Ableton Live:Sample box display

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The Sample box is where certain parameters pertaining to audio clips can be accessed in Ableton Live

Please see the original article this material came from for more information.


Sample display (audio clips only)

Ableton Live sample box.png

Audio file sample properties

The first line are the sample properties of the file. The name, sample rate, bit depth and stereo format


This button opens up a third party sample editor to edit the current clip.


This is used to save the current settings of the clip.Doing this means everything you use the clip the saved settings will accommodate it.


This button will reverse the audio clip.

High quality mode

This changes the sonic quality of audio clips when you pitch shift them.This should always be set to on unless your computer is having processing issues.


The fade feature applies a 0-4 millisecond fade to the beginning and end of the audio clip.This is intended to hide any pops or clicks at the beginning or end of the clip.


This loads the clips audio file into RAM to reduce the load on the hard disk.


This is used to pitch shift a clips playback by semitones.


The detune feature is a way to fine tune a file in cents (subdivisions of semitone)

Gain slider

This changes the volume of the clip.This will change the display size of the waveform.


When this is activated a time stretching algorithm is applied to the clips audio file allowing you to create warped files and loops


This is the BPM that Ableton Live interprets the clip based on it's length, warp marker placement and other settings.This value can be doubled or divided quickly by clicking the two buttons directly below it. Ableton Live double and divide tempo buttons.png

Warp modes

Ableton Live warp modes.png

Ableton Live's Warp modes are a series of different granular resynthesis techniques useful to accommodate specific types of audio material.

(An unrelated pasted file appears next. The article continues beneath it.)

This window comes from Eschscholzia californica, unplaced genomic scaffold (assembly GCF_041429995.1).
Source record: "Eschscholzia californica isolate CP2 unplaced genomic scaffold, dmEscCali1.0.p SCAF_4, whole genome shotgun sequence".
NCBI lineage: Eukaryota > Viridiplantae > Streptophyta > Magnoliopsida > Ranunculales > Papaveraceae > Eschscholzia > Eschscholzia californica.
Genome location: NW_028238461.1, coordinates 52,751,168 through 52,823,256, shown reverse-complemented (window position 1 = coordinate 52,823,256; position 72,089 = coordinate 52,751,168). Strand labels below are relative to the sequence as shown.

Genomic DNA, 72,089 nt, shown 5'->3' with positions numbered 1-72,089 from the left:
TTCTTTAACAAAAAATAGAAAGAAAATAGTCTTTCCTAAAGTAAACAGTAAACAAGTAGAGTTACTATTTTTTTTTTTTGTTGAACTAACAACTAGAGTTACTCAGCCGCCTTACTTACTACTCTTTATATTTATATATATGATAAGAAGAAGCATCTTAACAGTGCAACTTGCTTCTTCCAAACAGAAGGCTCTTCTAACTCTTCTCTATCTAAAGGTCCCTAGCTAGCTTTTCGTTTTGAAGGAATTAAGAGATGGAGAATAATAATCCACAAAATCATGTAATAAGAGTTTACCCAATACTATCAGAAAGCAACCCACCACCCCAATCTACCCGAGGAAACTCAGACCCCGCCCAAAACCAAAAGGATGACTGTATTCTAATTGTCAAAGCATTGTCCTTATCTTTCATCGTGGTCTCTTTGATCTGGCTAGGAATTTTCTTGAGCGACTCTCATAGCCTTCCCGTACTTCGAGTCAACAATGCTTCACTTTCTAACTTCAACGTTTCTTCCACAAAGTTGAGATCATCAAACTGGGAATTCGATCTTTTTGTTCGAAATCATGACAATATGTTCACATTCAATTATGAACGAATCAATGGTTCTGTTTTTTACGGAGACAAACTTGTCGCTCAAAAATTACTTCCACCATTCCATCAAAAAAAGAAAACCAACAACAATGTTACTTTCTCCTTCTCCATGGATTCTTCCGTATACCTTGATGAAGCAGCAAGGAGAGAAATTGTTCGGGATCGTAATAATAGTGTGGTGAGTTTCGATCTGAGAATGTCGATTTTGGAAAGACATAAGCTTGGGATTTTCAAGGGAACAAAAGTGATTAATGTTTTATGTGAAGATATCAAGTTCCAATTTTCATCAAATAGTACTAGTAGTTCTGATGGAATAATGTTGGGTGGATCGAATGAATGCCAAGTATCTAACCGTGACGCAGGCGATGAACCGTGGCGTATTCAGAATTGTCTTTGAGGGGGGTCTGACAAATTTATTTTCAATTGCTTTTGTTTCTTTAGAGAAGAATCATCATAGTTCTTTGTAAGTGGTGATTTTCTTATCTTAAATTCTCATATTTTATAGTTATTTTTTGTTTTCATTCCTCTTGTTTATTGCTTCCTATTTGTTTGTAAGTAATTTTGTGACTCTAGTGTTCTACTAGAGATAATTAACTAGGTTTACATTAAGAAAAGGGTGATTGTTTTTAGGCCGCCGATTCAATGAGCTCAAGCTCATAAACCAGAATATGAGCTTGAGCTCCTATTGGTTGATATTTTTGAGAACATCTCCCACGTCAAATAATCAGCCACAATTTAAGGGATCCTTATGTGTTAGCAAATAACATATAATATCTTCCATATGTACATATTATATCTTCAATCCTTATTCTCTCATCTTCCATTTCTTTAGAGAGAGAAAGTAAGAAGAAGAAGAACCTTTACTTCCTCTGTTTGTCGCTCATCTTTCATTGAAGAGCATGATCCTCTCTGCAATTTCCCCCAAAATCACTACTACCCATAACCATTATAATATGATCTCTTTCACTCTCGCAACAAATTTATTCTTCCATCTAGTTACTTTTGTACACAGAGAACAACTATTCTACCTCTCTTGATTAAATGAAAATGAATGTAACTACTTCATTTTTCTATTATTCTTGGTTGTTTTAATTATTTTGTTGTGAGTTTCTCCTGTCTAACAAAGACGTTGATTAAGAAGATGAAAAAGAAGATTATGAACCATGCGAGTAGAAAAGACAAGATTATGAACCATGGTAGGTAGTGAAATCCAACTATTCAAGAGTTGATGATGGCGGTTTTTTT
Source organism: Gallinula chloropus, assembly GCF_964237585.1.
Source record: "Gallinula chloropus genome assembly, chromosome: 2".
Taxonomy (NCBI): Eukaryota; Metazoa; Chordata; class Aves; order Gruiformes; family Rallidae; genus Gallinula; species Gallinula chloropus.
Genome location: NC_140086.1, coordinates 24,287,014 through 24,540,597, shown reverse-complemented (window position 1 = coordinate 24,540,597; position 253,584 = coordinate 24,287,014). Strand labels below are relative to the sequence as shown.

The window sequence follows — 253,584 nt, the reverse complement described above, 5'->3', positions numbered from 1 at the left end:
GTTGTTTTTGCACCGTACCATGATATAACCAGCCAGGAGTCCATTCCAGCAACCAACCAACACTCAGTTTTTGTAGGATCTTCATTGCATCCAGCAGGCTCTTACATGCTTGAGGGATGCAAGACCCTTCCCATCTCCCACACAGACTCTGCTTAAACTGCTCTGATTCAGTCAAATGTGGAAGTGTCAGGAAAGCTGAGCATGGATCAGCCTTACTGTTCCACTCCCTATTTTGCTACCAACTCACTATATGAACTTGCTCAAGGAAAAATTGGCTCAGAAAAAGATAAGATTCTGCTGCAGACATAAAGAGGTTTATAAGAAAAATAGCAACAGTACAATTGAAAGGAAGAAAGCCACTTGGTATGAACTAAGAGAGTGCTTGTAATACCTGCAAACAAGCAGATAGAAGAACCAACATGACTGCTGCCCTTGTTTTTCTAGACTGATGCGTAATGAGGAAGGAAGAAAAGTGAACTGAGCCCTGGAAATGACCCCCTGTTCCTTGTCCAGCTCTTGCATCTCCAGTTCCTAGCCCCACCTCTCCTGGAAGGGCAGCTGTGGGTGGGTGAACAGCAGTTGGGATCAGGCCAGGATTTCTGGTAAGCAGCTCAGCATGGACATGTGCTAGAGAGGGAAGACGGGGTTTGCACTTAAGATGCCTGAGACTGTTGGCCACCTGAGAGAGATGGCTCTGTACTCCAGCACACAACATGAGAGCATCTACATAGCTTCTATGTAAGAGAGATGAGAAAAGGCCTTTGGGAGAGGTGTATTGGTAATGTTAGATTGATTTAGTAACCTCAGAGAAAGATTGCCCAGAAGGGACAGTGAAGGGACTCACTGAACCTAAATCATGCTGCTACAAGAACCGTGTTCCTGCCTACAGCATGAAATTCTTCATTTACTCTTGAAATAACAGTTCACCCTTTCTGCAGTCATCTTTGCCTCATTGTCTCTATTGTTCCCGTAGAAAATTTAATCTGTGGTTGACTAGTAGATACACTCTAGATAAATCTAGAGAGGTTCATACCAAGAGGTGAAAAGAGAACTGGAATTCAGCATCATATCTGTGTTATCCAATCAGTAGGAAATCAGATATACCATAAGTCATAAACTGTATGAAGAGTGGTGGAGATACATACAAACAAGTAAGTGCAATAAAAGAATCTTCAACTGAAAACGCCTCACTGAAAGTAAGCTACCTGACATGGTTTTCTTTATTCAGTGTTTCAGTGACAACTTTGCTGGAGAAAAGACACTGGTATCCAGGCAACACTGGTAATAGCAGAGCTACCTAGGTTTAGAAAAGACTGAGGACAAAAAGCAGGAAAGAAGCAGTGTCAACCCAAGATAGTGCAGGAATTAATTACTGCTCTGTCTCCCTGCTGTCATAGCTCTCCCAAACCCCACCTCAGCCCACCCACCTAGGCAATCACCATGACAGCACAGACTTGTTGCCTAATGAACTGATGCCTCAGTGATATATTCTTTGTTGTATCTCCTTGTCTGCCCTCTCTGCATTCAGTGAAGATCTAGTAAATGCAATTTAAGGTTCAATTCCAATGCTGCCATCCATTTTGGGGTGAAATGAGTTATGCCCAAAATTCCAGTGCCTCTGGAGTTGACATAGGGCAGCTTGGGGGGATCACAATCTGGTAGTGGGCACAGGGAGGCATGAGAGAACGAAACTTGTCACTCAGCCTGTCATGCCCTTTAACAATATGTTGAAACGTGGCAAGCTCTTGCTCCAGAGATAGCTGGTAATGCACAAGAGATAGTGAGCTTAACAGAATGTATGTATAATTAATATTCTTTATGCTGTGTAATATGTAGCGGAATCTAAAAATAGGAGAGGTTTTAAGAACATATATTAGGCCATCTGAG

This mode is intended to be used with rhythmic audio material.


This mode is specifically intended for monophonic material with a defined pitch structure such as bass lines and vocals

Grain size

Grain size provides some control over the average grain size used with the Tone Warp mode. This is done in a signal-dependant manner; this means for signals with a clear pitch contour a small grain size works best and larger grain sizes help avoid artifacts that can accommodate material with a pitch contour that is unclear.


This mode works well for sound textures with a polyphonic or ambiguous texture such as orchestral music.

Grain size

The Grain Size control determines the grain size used in the Texture mode. Unlike tones mode this grain size is not applied in a signal-dependent way


This mode doesn't time stretch audio, it simply speeds it up or slows it down similar to how a variable speed turntable can speeds up/down or how a sample is transposed in a sampler.


Complex mode is intended to be used for audio material that incorporates multiple sonic elements of all the other individual warp modes. This mode is good for entire songs. Complex Mode is more CPU intensive than the other modes.

Complex Pro Mode

This mode is a variation of Complex Mode.This mode is more CPU intensive but is intended to give even better results than Complex Mode

REX Mode

This mode is specifically used for REX files and is unavailable for other file types.

Start and End

Ableton Live sample start and end time.png

The start and end times designate where the audio file begins playback when it's respective clip is launched in the session (or arrangement) view. The end point is only relevant when the loop button is deactivated. The accommodating Set buttons can be clicked to set the start or end time while the clip is playing.


Ableton Live Loop position and length.png

The Loop button enables looping for the selected clip.

Position and length

These parameters set the overall positioning and length of the loop